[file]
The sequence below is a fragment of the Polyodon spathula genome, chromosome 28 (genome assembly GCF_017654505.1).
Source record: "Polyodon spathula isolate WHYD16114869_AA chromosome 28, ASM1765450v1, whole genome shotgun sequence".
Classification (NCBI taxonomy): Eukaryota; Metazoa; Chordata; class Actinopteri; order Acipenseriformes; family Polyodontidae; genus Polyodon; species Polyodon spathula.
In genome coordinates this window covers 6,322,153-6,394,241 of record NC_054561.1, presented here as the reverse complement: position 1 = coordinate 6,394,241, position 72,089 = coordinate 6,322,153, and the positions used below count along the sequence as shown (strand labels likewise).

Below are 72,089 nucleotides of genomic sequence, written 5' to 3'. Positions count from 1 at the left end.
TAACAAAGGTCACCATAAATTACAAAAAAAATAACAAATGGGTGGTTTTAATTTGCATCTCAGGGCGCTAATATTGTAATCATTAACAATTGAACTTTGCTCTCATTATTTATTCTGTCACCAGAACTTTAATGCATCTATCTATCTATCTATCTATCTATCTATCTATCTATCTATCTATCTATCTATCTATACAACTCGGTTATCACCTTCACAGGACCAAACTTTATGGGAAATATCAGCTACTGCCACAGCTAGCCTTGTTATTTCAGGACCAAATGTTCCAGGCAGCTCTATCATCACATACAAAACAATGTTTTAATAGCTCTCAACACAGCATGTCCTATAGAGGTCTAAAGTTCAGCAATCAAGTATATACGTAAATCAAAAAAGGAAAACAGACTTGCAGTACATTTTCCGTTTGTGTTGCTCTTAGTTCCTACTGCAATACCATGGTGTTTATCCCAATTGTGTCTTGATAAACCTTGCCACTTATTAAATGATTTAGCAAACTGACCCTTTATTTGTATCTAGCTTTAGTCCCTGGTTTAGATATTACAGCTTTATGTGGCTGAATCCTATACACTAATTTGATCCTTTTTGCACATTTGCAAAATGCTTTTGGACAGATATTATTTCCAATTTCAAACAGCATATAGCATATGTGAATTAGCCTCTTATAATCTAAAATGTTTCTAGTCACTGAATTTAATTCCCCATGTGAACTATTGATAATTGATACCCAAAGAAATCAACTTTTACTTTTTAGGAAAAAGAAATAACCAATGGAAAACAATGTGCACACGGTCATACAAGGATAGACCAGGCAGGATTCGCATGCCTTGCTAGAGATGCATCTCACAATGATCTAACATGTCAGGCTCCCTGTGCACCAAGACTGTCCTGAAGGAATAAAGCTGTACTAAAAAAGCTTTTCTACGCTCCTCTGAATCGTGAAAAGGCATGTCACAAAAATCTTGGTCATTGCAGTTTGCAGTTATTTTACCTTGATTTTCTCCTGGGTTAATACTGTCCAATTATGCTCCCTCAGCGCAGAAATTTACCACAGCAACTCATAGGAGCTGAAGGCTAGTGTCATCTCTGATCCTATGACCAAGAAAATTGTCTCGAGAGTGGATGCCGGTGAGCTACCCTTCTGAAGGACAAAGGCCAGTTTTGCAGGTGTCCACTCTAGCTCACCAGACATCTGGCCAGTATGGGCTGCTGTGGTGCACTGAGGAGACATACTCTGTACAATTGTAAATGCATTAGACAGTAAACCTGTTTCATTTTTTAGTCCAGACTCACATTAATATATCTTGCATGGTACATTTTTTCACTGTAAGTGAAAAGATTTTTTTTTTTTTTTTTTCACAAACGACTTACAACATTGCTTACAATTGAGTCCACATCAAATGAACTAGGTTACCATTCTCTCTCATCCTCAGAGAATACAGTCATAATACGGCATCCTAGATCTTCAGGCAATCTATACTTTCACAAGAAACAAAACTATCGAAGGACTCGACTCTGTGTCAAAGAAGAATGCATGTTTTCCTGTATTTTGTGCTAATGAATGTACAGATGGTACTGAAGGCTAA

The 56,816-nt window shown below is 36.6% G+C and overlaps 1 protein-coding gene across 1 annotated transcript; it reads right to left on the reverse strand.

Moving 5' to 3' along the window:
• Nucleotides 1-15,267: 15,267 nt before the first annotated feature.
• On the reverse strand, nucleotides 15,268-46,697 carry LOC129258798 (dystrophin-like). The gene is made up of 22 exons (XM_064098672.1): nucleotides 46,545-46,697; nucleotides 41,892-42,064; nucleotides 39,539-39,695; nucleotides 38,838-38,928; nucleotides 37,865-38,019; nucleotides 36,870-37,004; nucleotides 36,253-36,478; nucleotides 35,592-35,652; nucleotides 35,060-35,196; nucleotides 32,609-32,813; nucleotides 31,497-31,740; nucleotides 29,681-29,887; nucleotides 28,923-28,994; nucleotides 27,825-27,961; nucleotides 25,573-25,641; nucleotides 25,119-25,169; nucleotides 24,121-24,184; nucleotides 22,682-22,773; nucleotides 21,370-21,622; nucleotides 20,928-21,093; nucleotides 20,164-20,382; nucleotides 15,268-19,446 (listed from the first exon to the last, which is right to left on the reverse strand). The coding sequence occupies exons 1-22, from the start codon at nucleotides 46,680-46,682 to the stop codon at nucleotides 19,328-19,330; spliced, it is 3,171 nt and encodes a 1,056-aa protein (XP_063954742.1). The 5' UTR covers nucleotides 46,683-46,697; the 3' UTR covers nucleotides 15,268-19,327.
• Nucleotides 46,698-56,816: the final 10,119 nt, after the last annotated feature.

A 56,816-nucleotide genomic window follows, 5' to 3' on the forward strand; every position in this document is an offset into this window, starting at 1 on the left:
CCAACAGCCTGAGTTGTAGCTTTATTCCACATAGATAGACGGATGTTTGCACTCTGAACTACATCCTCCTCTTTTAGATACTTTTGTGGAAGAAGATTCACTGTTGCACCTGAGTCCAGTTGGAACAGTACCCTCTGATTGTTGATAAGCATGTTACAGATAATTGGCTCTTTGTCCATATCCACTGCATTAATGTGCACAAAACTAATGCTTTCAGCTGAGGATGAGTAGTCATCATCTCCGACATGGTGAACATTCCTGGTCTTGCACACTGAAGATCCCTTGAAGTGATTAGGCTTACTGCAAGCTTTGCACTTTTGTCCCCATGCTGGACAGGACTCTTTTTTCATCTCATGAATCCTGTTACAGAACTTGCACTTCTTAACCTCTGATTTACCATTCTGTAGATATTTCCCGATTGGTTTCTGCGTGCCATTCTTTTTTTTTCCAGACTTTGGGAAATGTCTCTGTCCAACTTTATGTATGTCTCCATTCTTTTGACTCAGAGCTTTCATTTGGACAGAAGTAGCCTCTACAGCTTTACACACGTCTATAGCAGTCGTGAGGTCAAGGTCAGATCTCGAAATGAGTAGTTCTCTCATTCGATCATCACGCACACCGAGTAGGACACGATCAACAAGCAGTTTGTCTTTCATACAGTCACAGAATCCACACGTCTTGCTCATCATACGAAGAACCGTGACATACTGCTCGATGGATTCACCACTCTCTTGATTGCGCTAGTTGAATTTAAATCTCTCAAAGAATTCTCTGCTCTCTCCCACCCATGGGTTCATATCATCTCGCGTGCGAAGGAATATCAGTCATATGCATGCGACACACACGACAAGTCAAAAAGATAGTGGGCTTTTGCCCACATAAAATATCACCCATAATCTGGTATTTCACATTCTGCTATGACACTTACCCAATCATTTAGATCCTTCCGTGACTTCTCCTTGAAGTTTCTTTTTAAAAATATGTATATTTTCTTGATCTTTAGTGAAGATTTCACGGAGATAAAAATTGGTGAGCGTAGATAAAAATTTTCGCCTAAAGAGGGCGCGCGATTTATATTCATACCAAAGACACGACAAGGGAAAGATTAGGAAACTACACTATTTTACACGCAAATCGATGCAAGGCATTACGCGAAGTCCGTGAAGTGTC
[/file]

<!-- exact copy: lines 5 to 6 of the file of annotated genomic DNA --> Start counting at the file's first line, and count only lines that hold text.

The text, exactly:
Below are 72,089 nucleotides of genomic sequence, written 5' to 3'. Positions count from 1 at the left end.
TAACAAAGGTCACCATAAATTACAAAAAAAATAACAAATGGGTGGTTTTAATTTGCATCTCAGGGCGCTAATATTGTAATCATTAACAATTGAACTTTGCTCTCATTATTTATTCTGTCACCAGAACTTTAATGCATCTATCTATCTATCTATCTATCTATCTATCTATCTATCTATCTATCTATCTATCTATACAACTCGGTTATCACCTTCACAGGACCAAACTTTATGGGAAATATCAGCTACTGCCACAGCTAGCCTTGTTATTTCAGGACCAAATGTTCCAGGCAGCTCTATCATCACATACAAAACAATGTTTTAATAGCTCTCAACACAGCATGTCCTATAGAGGTCTAAAGTTCAGCAATCAAGTATATACGTAAATCAAAAAAGGAAAACAGACTTGCAGTACATTTTCCGTTTGTGTTGCTCTTAGTTCCTACTGCAATACCATGGTGTTTATCCCAATTGTGTCTTGATAAACCTTGCCACTTATTAAATGATTTAGCAAACTGACCCTTTATTTGTATCTAGCTTTAGTCCCTGGTTTAGATATTACAGCTTTATGTGGCTGAATCCTATACACTAATTTGATCCTTTTTGCACATTTGCAAAATGCTTTTGGACAGATATTATTTCCAATTTCAAACAGCATATAGCATATGTGAATTAGCCTCTTATAATCTAAAATGTTTCTAGTCACTGAATTTAATTCCCCATGTGAACTATTGATAATTGATACCCAAAGAAATCAACTTTTACTTTTTAGGAAAAAGAAATAACCAATGGAAAACAATGTGCACACGGTCATACAAGGATAGACCAGGCAGGATTCGCATGCCTTGCTAGAGATGCATCTCACAATGATCTAACATGTCAGGCTCCCTGTGCACCAAGACTGTCCTGAAGGAATAAAGCTGTACTAAAAAAGCTTTTCTACGCTCCTCTGAATCGTGAAAAGGCATGTCACAAAAATCTTGGTCATTGCAGTTTGCAGTTATTTTACCTTGATTTTCTCCTGGGTTAATACTGTCCAATTATGCTCCCTCAGCGCAGAAATTTACCACAGCAACTCATAGGAGCTGAAGGCTAGTGTCATCTCTGATCCTATGACCAAGAAAATTGTCTCGAGAGTGGATGCCGGTGAGCTACCCTTCTGAAGGACAAAGGCCAGTTTTGCAGGTGTCCACTCTAGCTCACCAGACATCTGGCCAGTATGGGCTGCTGTGGTGCACTGAGGAGACATACTCTGTACAATTGTAAATGCATTAGACAGTAAACCTGTTTCATTTTTTAGTCCAGACTCACATTAATATATCTTGCATGGTACATTTTTTCACTGTAAGTGAAAAGATTTTTTTTTTTTTTTTTTCACAAACGACTTACAACATTGCTTACAATTGAGTCCACATCAAATGAACTAGGTTACCATTCTCTCTCATCCTCAGAGAATACAGTCATAATACGGCATCCTAGATCTTCAGGCAATCTATACTTTCACAAGAAACAAAACTATCGAAGGACTCGACTCTGTGTCAAAGAAGAATGCATGTTTTCCTGTATTTTGTGCTAATGAATGTACAGATGGTACTGAAGGCTAA